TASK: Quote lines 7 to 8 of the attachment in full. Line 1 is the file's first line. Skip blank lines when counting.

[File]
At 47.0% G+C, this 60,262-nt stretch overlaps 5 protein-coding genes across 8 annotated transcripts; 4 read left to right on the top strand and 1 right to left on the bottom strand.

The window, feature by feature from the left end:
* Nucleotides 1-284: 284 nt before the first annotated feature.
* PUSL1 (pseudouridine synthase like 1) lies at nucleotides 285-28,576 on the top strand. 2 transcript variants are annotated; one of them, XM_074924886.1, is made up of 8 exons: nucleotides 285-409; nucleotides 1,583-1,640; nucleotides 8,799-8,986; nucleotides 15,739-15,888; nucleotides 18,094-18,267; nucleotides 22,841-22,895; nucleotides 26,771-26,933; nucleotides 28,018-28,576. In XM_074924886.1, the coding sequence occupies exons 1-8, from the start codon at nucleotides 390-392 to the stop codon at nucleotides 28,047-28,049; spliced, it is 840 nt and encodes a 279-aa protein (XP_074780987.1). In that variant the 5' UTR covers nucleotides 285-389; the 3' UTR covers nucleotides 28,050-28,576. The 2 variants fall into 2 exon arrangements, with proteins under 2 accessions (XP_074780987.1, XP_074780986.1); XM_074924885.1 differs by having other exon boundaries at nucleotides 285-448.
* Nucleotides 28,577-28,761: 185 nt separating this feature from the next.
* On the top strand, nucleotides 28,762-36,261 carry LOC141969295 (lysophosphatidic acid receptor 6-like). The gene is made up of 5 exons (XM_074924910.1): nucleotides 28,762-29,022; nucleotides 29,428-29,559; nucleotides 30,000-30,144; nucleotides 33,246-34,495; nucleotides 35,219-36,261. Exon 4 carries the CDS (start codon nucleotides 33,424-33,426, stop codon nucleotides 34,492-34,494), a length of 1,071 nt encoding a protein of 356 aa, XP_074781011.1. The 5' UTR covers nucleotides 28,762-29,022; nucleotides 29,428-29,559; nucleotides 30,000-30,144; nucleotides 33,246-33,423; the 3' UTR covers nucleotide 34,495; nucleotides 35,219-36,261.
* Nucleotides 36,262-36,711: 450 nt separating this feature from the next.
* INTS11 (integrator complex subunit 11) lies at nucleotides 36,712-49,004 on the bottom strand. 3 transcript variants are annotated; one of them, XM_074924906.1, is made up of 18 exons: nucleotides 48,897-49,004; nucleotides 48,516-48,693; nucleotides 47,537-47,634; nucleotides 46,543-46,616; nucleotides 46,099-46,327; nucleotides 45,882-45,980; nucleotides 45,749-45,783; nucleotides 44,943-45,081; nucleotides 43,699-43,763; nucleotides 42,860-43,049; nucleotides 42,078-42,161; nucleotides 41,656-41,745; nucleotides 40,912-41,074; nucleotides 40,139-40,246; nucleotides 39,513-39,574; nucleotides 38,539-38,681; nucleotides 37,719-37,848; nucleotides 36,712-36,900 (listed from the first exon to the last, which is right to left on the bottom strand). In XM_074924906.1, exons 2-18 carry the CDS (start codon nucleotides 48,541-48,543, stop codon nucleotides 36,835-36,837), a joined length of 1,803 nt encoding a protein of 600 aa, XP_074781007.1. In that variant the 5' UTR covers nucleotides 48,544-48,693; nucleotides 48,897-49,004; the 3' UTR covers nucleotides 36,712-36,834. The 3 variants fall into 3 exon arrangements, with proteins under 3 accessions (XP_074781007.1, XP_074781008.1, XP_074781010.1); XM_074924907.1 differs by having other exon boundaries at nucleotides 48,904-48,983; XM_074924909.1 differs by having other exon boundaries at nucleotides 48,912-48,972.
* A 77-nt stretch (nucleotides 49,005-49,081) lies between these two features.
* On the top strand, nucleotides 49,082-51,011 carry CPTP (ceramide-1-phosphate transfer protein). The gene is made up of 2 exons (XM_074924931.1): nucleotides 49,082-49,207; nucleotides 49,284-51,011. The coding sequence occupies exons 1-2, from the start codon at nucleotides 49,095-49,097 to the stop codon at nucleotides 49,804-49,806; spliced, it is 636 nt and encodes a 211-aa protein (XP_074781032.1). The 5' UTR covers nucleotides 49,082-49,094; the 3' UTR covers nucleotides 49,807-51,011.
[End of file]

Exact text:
* Nucleotides 36,262-36,711: 450 nt separating this feature from the next.
* INTS11 (integrator complex subunit 11) lies at nucleotides 36,712-49,004 on the bottom strand. 3 transcript variants are annotated; one of them, XM_074924906.1, is made up of 18 exons: nucleotides 48,897-49,004; nucleotides 48,516-48,693; nucleotides 47,537-47,634; nucleotides 46,543-46,616; nucleotides 46,099-46,327; nucleotides 45,882-45,980; nucleotides 45,749-45,783; nucleotides 44,943-45,081; nucleotides 43,699-43,763; nucleotides 42,860-43,049; nucleotides 42,078-42,161; nucleotides 41,656-41,745; nucleotides 40,912-41,074; nucleotides 40,139-40,246; nucleotides 39,513-39,574; nucleotides 38,539-38,681; nucleotides 37,719-37,848; nucleotides 36,712-36,900 (listed from the first exon to the last, which is right to left on the bottom strand). In XM_074924906.1, exons 2-18 carry the CDS (start codon nucleotides 48,541-48,543, stop codon nucleotides 36,835-36,837), a joined length of 1,803 nt encoding a protein of 600 aa, XP_074781007.1. In that variant the 5' UTR covers nucleotides 48,544-48,693; nucleotides 48,897-49,004; the 3' UTR covers nucleotides 36,712-36,834. The 3 variants fall into 3 exon arrangements, with proteins under 3 accessions (XP_074781007.1, XP_074781008.1, XP_074781010.1); XM_074924907.1 differs by having other exon boundaries at nucleotides 48,904-48,983; XM_074924909.1 differs by having other exon boundaries at nucleotides 48,912-48,972.